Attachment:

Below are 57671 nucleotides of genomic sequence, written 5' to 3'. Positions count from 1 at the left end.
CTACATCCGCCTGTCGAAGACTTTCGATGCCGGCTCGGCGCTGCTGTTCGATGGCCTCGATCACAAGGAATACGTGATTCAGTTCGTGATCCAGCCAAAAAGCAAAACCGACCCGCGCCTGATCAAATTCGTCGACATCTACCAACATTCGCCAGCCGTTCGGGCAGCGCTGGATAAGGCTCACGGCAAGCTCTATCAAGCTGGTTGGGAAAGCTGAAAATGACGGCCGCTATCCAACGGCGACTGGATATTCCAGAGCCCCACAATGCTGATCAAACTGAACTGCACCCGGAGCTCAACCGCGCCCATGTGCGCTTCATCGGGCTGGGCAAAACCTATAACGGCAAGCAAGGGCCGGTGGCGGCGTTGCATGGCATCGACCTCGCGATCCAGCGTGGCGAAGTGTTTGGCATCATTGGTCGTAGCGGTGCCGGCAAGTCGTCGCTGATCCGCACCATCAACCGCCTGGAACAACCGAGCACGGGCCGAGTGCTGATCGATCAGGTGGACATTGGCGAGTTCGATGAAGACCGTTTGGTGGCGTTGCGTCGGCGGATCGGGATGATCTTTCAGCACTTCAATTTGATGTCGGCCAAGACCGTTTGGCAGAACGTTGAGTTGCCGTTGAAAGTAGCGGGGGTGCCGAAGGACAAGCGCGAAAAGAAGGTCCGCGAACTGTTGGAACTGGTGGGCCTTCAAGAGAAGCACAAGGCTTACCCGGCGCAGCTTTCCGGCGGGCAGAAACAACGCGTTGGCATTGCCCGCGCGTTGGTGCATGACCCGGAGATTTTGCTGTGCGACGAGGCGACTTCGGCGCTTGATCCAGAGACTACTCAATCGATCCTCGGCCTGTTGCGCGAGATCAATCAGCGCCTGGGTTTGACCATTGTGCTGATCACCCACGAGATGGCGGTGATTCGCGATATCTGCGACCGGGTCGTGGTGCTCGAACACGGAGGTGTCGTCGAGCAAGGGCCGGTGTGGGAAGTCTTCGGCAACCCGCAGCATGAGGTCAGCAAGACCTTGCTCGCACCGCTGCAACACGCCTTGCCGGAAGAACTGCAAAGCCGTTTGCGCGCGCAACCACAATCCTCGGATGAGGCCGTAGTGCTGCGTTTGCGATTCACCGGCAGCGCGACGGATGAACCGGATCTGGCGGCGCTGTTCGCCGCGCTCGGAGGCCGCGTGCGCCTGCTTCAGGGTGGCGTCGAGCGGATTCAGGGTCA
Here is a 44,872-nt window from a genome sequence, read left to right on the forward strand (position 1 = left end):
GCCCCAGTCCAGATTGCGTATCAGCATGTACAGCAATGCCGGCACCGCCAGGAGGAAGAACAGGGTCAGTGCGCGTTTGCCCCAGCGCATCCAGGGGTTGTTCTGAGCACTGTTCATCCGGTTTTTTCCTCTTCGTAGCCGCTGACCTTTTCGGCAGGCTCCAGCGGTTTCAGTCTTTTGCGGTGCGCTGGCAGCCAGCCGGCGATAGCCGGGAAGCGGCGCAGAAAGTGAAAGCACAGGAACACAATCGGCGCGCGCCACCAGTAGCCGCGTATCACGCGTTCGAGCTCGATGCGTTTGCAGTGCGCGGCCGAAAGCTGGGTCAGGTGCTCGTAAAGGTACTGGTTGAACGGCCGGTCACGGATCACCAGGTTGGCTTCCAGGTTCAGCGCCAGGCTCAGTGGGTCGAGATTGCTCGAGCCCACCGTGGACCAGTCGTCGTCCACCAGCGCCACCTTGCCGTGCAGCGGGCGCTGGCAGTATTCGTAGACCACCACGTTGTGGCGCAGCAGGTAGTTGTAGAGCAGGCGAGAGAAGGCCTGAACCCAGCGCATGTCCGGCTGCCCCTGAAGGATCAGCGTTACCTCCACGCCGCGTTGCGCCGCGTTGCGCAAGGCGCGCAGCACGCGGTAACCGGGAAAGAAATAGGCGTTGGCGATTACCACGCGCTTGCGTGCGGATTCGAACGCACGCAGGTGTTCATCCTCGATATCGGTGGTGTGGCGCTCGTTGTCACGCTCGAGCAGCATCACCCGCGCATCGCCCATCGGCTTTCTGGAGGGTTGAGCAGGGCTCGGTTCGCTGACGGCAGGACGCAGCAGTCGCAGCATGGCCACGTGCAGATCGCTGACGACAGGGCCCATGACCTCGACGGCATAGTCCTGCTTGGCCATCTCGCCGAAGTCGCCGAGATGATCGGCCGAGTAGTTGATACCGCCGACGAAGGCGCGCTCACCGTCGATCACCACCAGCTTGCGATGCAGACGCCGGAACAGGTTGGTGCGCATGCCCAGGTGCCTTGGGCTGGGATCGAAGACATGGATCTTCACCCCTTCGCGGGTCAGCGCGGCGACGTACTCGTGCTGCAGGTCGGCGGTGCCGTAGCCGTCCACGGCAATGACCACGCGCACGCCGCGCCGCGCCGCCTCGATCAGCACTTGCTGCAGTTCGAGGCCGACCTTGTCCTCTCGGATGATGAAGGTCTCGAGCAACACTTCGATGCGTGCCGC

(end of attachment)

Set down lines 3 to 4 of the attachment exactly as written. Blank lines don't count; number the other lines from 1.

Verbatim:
Here is a 44,872-nt window from a genome sequence, read left to right on the forward strand (position 1 = left end):
GCCCCAGTCCAGATTGCGTATCAGCATGTACAGCAATGCCGGCACCGCCAGGAGGAAGAACAGGGTCAGTGCGCGTTTGCCCCAGCGCATCCAGGGGTTGTTCTGAGCACTGTTCATCCGGTTTTTTCCTCTTCGTAGCCGCTGACCTTTTCGGCAGGCTCCAGCGGTTTCAGTCTTTTGCGGTGCGCTGGCAGCCAGCCGGCGATAGCCGGGAAGCGGCGCAGAAAGTGAAAGCACAGGAACACAATCGGCGCGCGCCACCAGTAGCCGCGTATCACGCGTTCGAGCTCGATGCGTTTGCAGTGCGCGGCCGAAAGCTGGGTCAGGTGCTCGTAAAGGTACTGGTTGAACGGCCGGTCACGGATCACCAGGTTGGCTTCCAGGTTCAGCGCCAGGCTCAGTGGGTCGAGATTGCTCGAGCCCACCGTGGACCAGTCGTCGTCCACCAGCGCCACCTTGCCGTGCAGCGGGCGCTGGCAGTATTCGTAGACCACCACGTTGTGGCGCAGCAGGTAGTTGTAGAGCAGGCGAGAGAAGGCCTGAACCCAGCGCATGTCCGGCTGCCCCTGAAGGATCAGCGTTACCTCCACGCCGCGTTGCGCCGCGTTGCGCAAGGCGCGCAGCACGCGGTAACCGGGAAAGAAATAGGCGTTGGCGATTACCACGCGCTTGCGTGCGGATTCGAACGCACGCAGGTGTTCATCCTCGATATCGGTGGTGTGGCGCTCGTTGTCACGCTCGAGCAGCATCACCCGCGCATCGCCCATCGGCTTTCTGGAGGGTTGAGCAGGGCTCGGTTCGCTGACGGCAGGACGCAGCAGTCGCAGCATGGCCACGTGCAGATCGCTGACGACAGGGCCCATGACCTCGACGGCATAGTCCTGCTTGGCCATCTCGCCGAAGTCGCCGAGATGATCGGCCGAGTAGTTGATACCGCCGACGAAGGCGCGCTCACCGTCGATCACCACCAGCTTGCGATGCAGACGCCGGAACAGGTTGGTGCGCATGCCCAGGTGCCTTGGGCTGGGATCGAAGACATGGATCTTCACCCCTTCGCGGGTCAGCGCGGCGACGTACTCGTGCTGCAGGTCGGCGGTGCCGTAGCCGTCCACGGCAATGACCACGCGCACGCCGCGCCGCGCCGCCTCGATCAGCACTTGCTGCAGTTCGAGGCCGACCTTGTCCTCTCGGATGATGAAGGTCTCGAGCAACACTTCGATGCGTGCCGC